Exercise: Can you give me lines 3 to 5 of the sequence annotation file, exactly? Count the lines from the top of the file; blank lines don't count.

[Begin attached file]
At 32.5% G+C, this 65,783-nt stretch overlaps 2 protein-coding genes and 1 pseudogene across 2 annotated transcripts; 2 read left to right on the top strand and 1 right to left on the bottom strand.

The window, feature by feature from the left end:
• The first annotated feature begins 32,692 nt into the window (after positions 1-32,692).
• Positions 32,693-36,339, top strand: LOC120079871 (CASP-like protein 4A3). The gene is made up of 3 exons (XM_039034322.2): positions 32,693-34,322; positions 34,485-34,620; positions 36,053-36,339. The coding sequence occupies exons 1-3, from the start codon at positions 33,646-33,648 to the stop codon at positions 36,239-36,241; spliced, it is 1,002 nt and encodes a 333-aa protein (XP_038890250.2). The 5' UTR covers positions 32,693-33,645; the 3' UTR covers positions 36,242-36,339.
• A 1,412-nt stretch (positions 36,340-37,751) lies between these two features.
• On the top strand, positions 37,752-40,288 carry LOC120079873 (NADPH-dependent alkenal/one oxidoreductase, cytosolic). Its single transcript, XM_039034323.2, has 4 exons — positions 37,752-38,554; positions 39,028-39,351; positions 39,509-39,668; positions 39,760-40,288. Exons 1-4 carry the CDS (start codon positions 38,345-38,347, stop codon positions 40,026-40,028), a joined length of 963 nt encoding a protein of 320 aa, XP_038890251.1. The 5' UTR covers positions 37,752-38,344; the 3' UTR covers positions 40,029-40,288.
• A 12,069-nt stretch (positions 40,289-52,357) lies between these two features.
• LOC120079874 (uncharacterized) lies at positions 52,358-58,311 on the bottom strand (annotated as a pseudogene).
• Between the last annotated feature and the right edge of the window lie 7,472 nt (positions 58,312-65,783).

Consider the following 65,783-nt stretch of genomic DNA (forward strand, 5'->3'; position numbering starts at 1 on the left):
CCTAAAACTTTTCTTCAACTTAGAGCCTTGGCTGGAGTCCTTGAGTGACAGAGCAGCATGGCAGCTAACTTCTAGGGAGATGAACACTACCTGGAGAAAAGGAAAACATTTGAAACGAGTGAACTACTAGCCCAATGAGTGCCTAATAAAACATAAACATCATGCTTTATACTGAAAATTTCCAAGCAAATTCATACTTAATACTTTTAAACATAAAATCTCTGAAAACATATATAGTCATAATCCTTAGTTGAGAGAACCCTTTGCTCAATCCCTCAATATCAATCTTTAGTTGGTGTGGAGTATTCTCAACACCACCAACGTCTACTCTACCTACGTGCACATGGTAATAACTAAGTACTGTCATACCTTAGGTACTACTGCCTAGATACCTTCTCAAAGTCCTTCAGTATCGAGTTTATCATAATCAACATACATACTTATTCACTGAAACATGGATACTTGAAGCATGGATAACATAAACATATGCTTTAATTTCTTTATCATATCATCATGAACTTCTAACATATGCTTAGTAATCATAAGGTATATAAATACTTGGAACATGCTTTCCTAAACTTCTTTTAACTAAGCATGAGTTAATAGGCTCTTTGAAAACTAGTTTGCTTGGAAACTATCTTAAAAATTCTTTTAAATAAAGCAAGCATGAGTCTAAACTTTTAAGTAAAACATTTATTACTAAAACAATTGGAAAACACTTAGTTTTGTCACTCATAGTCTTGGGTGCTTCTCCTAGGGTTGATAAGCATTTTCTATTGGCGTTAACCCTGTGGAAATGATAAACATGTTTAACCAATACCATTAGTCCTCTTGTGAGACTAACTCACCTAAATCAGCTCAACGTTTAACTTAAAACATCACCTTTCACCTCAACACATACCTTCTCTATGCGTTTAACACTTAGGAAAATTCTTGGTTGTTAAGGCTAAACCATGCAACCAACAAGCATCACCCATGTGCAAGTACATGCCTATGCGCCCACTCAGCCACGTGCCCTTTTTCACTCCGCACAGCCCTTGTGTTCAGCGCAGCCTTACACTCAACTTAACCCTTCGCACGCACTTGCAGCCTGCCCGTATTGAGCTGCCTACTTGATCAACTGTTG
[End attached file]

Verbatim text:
• The first annotated feature begins 32,692 nt into the window (after positions 1-32,692).
• Positions 32,693-36,339, top strand: LOC120079871 (CASP-like protein 4A3). The gene is made up of 3 exons (XM_039034322.2): positions 32,693-34,322; positions 34,485-34,620; positions 36,053-36,339. The coding sequence occupies exons 1-3, from the start codon at positions 33,646-33,648 to the stop codon at positions 36,239-36,241; spliced, it is 1,002 nt and encodes a 333-aa protein (XP_038890250.2). The 5' UTR covers positions 32,693-33,645; the 3' UTR covers positions 36,242-36,339.
• A 1,412-nt stretch (positions 36,340-37,751) lies between these two features.